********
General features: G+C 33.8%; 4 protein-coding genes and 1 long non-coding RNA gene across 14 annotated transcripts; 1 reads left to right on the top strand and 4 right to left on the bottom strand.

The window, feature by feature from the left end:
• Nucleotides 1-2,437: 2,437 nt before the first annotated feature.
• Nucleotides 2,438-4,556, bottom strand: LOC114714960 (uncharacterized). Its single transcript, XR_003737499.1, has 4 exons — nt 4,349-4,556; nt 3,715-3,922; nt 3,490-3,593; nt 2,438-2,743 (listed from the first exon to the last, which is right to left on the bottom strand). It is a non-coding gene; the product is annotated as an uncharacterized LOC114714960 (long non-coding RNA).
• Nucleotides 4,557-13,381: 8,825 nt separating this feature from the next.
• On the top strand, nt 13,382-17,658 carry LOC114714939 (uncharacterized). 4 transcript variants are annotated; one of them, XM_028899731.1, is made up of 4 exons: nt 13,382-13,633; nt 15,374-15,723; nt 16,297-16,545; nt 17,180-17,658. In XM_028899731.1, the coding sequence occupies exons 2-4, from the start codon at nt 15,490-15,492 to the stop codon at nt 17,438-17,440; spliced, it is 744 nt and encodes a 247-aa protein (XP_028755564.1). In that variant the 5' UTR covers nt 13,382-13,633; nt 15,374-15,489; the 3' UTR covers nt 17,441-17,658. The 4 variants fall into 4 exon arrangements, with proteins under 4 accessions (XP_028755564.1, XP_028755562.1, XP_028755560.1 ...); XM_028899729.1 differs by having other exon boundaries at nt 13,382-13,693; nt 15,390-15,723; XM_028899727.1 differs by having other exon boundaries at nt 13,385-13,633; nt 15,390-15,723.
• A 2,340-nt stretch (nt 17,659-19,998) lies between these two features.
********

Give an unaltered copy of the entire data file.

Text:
General features: G+C 33.8%; 4 protein-coding genes and 1 long non-coding RNA gene across 14 annotated transcripts; 1 reads left to right on the top strand and 4 right to left on the bottom strand.

The window, feature by feature from the left end:
• Nucleotides 1-2,437: 2,437 nt before the first annotated feature.
• Nucleotides 2,438-4,556, bottom strand: LOC114714960 (uncharacterized). Its single transcript, XR_003737499.1, has 4 exons — nt 4,349-4,556; nt 3,715-3,922; nt 3,490-3,593; nt 2,438-2,743 (listed from the first exon to the last, which is right to left on the bottom strand). It is a non-coding gene; the product is annotated as an uncharacterized LOC114714960 (long non-coding RNA).
• Nucleotides 4,557-13,381: 8,825 nt separating this feature from the next.
• On the top strand, nt 13,382-17,658 carry LOC114714939 (uncharacterized). 4 transcript variants are annotated; one of them, XM_028899731.1, is made up of 4 exons: nt 13,382-13,633; nt 15,374-15,723; nt 16,297-16,545; nt 17,180-17,658. In XM_028899731.1, the coding sequence occupies exons 2-4, from the start codon at nt 15,490-15,492 to the stop codon at nt 17,438-17,440; spliced, it is 744 nt and encodes a 247-aa protein (XP_028755564.1). In that variant the 5' UTR covers nt 13,382-13,633; nt 15,374-15,489; the 3' UTR covers nt 17,441-17,658. The 4 variants fall into 4 exon arrangements, with proteins under 4 accessions (XP_028755564.1, XP_028755562.1, XP_028755560.1 ...); XM_028899729.1 differs by having other exon boundaries at nt 13,382-13,693; nt 15,390-15,723; XM_028899727.1 differs by having other exon boundaries at nt 13,385-13,633; nt 15,390-15,723.
• A 2,340-nt stretch (nt 17,659-19,998) lies between these two features.